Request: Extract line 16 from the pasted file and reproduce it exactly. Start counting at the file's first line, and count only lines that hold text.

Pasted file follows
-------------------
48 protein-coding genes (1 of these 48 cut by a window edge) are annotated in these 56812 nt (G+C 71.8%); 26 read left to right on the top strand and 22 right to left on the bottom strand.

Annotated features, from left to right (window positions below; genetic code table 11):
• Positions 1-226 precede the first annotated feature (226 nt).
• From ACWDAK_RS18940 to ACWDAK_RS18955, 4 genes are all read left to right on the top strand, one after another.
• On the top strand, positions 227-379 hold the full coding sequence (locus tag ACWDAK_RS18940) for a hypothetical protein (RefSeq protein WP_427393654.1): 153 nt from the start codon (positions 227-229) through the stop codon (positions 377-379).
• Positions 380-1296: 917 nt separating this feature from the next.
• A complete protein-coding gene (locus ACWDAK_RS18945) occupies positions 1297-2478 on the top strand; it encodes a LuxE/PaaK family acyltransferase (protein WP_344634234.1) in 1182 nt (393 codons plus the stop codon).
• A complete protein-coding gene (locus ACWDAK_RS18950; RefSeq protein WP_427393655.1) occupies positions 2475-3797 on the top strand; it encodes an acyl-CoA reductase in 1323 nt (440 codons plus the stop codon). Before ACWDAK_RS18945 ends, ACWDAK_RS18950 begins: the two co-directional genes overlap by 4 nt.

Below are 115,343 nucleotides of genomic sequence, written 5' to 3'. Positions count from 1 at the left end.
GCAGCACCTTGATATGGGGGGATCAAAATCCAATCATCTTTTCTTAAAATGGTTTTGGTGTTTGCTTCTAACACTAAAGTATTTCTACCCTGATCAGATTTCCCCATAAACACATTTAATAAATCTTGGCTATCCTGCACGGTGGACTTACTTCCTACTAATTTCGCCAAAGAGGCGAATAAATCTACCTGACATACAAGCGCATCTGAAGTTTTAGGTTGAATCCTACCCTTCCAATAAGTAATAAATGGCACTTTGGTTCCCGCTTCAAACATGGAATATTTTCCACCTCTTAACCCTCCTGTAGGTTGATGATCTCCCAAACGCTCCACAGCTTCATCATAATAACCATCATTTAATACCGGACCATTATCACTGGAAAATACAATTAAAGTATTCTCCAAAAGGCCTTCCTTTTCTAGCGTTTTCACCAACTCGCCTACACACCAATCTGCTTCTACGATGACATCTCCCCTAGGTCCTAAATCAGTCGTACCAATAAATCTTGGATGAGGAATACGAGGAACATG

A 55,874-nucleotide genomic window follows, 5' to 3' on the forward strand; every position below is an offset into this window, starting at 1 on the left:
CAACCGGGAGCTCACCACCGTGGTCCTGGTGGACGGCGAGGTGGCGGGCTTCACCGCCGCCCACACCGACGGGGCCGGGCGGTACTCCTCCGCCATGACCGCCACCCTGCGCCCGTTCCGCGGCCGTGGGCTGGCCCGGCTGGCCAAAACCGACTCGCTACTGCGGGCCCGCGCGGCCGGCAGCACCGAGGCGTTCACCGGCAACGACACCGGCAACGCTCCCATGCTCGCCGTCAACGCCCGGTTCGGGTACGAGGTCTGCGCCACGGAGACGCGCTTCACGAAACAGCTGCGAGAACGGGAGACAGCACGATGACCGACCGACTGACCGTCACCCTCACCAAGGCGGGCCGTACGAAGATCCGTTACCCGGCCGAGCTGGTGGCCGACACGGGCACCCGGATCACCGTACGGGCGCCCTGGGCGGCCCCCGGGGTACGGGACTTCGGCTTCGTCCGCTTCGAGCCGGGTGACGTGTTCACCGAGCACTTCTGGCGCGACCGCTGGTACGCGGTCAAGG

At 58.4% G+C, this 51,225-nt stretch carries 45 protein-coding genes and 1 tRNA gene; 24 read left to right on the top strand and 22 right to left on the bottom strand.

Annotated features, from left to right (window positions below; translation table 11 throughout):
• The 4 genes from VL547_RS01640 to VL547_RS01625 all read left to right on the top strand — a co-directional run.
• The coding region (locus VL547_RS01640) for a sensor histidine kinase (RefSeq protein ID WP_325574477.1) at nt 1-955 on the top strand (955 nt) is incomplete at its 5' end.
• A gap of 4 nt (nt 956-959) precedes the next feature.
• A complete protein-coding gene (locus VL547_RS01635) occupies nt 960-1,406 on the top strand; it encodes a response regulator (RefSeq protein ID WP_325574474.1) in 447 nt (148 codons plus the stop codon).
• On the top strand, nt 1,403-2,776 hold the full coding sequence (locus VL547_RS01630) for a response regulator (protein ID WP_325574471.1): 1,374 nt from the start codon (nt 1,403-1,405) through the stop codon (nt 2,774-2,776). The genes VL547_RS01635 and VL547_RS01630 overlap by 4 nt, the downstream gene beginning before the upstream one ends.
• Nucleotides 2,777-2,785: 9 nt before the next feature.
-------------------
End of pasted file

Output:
• The coding region (locus VL547_RS01640) for a sensor histidine kinase (RefSeq protein ID WP_325574477.1) at nt 1-955 on the top strand (955 nt) is incomplete at its 5' end.